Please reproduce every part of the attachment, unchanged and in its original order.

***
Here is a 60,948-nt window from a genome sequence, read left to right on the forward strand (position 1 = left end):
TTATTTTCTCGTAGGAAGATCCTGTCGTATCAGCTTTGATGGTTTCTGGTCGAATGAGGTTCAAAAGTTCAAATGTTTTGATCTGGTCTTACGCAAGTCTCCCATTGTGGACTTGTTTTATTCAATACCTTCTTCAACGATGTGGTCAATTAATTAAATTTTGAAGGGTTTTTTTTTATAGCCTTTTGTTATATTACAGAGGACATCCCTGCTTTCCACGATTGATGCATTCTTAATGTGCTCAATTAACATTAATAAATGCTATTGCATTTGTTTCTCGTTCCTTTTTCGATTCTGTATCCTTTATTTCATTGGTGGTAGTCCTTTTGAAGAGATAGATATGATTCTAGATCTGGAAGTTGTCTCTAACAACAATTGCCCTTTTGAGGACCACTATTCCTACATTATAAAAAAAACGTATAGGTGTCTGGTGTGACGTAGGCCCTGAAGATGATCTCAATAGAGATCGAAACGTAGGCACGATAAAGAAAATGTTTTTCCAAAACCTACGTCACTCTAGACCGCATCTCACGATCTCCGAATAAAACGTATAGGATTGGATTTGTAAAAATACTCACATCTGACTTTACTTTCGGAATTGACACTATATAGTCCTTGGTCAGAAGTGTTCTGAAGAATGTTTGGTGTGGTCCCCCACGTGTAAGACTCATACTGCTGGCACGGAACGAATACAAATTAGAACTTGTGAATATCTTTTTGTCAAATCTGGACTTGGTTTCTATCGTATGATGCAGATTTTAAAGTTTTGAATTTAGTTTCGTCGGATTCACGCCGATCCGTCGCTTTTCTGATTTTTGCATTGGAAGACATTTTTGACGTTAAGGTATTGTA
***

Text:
Here is a 60,948-nt window from a genome sequence, read left to right on the forward strand (position 1 = left end):
TTATTTTCTCGTAGGAAGATCCTGTCGTATCAGCTTTGATGGTTTCTGGTCGAATGAGGTTCAAAAGTTCAAATGTTTTGATCTGGTCTTACGCAAGTCTCCCATTGTGGACTTGTTTTATTCAATACCTTCTTCAACGATGTGGTCAATTAATTAAATTTTGAAGGGTTTTTTTTTATAGCCTTTTGTTATATTACAGAGGACATCCCTGCTTTCCACGATTGATGCATTCTTAATGTGCTCAATTAACATTAATAAATGCTATTGCATTTGTTTCTCGTTCCTTTTTCGATTCTGTATCCTTTATTTCATTGGTGGTAGTCCTTTTGAAGAGATAGATATGATTCTAGATCTGGAAGTTGTCTCTAACAACAATTGCCCTTTTGAGGACCACTATTCCTACATTATAAAAAAAACGTATAGGTGTCTGGTGTGACGTAGGCCCTGAAGATGATCTCAATAGAGATCGAAACGTAGGCACGATAAAGAAAATGTTTTTCCAAAACCTACGTCACTCTAGACCGCATCTCACGATCTCCGAATAAAACGTATAGGATTGGATTTGTAAAAATACTCACATCTGACTTTACTTTCGGAATTGACACTATATAGTCCTTGGTCAGAAGTGTTCTGAAGAATGTTTGGTGTGGTCCCCCACGTGTAAGACTCATACTGCTGGCACGGAACGAATACAAATTAGAACTTGTGAATATCTTTTTGTCAAATCTGGACTTGGTTTCTATCGTATGATGCAGATTTTAAAGTTTTGAATTTAGTTTCGTCGGATTCACGCCGATCCGTCGCTTTTCTGATTTTTGCATTGGAAGACATTTTTGACGTTAAGGTATTGTA